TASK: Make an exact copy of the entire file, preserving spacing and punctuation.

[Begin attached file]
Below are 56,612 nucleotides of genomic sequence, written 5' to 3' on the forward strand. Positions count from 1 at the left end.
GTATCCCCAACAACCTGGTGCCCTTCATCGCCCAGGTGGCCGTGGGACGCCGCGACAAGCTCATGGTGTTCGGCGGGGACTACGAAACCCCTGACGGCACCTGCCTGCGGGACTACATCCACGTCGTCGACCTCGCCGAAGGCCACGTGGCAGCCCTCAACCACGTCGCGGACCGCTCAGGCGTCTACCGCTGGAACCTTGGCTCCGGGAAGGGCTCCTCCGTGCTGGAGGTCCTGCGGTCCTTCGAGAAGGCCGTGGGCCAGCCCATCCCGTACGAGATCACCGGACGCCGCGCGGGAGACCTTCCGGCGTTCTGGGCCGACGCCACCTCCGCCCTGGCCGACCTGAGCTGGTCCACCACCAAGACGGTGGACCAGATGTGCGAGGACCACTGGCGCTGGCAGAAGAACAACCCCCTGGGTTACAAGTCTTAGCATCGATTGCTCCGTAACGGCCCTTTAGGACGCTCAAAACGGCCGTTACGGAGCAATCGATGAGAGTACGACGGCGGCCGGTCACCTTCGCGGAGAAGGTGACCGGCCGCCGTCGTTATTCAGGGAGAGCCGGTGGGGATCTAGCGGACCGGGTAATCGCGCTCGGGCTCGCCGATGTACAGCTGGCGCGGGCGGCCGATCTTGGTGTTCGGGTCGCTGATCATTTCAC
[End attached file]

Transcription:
Below are 56,612 nucleotides of genomic sequence, written 5' to 3' on the forward strand. Positions count from 1 at the left end.
GTATCCCCAACAACCTGGTGCCCTTCATCGCCCAGGTGGCCGTGGGACGCCGCGACAAGCTCATGGTGTTCGGCGGGGACTACGAAACCCCTGACGGCACCTGCCTGCGGGACTACATCCACGTCGTCGACCTCGCCGAAGGCCACGTGGCAGCCCTCAACCACGTCGCGGACCGCTCAGGCGTCTACCGCTGGAACCTTGGCTCCGGGAAGGGCTCCTCCGTGCTGGAGGTCCTGCGGTCCTTCGAGAAGGCCGTGGGCCAGCCCATCCCGTACGAGATCACCGGACGCCGCGCGGGAGACCTTCCGGCGTTCTGGGCCGACGCCACCTCCGCCCTGGCCGACCTGAGCTGGTCCACCACCAAGACGGTGGACCAGATGTGCGAGGACCACTGGCGCTGGCAGAAGAACAACCCCCTGGGTTACAAGTCTTAGCATCGATTGCTCCGTAACGGCCCTTTAGGACGCTCAAAACGGCCGTTACGGAGCAATCGATGAGAGTACGACGGCGGCCGGTCACCTTCGCGGAGAAGGTGACCGGCCGCCGTCGTTATTCAGGGAGAGCCGGTGGGGATCTAGCGGACCGGGTAATCGCGCTCGGGCTCGCCGATGTACAGCTGGCGCGGGCGGCCGATCTTGGTGTTCGGGTCGCTGATCATTTCAC